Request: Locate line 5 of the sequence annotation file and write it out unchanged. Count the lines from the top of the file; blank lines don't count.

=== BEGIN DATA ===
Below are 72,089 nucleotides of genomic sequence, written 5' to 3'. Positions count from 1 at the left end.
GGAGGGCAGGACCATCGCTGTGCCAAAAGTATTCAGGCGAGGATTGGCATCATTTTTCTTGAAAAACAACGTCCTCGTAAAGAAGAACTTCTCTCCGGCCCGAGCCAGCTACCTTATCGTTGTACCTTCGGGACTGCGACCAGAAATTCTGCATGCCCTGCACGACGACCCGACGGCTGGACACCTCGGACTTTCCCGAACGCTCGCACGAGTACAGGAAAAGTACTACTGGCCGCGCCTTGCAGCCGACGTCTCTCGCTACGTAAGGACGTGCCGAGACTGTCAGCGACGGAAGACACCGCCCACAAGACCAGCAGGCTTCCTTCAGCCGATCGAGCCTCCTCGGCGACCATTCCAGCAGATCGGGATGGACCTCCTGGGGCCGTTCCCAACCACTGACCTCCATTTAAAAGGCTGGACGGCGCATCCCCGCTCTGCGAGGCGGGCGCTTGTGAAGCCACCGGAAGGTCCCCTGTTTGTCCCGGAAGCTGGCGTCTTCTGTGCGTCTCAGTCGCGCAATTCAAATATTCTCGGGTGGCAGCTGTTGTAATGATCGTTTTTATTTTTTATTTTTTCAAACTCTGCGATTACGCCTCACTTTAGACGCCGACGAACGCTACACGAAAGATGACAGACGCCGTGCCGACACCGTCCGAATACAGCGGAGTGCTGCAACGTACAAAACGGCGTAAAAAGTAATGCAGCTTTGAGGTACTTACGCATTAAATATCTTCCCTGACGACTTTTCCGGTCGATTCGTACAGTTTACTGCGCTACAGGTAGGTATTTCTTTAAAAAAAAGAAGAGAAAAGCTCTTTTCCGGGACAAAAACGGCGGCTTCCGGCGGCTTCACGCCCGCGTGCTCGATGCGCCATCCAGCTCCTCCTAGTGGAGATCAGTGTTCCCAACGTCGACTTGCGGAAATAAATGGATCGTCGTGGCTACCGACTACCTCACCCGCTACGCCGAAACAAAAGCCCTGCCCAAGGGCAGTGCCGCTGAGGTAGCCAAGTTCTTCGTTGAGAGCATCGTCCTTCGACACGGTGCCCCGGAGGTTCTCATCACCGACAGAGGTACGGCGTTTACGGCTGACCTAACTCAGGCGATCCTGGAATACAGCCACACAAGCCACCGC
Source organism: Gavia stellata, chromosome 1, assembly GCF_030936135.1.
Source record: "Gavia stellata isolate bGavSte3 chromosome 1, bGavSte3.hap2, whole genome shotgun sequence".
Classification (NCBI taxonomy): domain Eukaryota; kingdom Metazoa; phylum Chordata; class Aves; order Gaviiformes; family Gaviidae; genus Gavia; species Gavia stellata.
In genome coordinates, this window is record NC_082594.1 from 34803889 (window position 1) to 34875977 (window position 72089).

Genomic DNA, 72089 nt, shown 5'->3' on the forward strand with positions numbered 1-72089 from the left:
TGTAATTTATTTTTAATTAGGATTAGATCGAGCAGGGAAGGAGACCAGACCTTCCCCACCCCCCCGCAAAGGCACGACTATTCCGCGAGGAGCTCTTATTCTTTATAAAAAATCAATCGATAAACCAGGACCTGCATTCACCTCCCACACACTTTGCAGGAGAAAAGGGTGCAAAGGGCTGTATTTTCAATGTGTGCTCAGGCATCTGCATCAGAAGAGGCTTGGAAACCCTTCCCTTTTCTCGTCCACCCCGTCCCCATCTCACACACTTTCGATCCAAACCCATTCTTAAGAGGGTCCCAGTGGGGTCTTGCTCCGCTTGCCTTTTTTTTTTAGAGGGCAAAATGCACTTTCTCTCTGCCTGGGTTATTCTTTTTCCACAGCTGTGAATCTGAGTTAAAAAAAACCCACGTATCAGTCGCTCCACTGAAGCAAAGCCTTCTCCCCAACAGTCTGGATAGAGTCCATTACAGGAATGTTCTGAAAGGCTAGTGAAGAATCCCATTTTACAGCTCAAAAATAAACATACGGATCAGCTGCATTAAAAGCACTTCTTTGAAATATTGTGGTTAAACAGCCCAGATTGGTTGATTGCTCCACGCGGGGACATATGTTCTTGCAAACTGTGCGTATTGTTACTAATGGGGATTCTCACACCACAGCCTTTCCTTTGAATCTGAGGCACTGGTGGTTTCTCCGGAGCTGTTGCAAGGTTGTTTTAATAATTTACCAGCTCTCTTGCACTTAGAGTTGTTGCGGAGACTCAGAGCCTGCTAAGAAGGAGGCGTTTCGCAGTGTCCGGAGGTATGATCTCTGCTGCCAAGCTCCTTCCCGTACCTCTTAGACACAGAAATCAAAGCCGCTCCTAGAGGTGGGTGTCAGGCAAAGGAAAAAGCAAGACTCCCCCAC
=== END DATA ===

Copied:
Classification (NCBI taxonomy): domain Eukaryota; kingdom Metazoa; phylum Chordata; class Aves; order Gaviiformes; family Gaviidae; genus Gavia; species Gavia stellata.